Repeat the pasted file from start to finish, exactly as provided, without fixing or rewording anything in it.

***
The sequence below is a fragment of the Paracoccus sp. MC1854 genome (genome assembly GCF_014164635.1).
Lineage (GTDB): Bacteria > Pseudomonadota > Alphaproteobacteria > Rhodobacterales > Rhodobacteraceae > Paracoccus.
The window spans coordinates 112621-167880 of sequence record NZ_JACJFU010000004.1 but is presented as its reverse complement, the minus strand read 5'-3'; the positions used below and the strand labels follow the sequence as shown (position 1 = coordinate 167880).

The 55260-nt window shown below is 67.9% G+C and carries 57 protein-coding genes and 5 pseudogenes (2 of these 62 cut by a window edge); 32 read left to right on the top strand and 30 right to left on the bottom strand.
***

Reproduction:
The sequence below is a fragment of the Paracoccus sp. MC1854 genome (genome assembly GCF_014164635.1).
Lineage (GTDB): Bacteria > Pseudomonadota > Alphaproteobacteria > Rhodobacterales > Rhodobacteraceae > Paracoccus.
The window spans coordinates 112621-167880 of sequence record NZ_JACJFU010000004.1 but is presented as its reverse complement, the minus strand read 5'-3'; the positions used below and the strand labels follow the sequence as shown (position 1 = coordinate 167880).

The 55260-nt window shown below is 67.9% G+C and carries 57 protein-coding genes and 5 pseudogenes (2 of these 62 cut by a window edge); 32 read left to right on the top strand and 30 right to left on the bottom strand.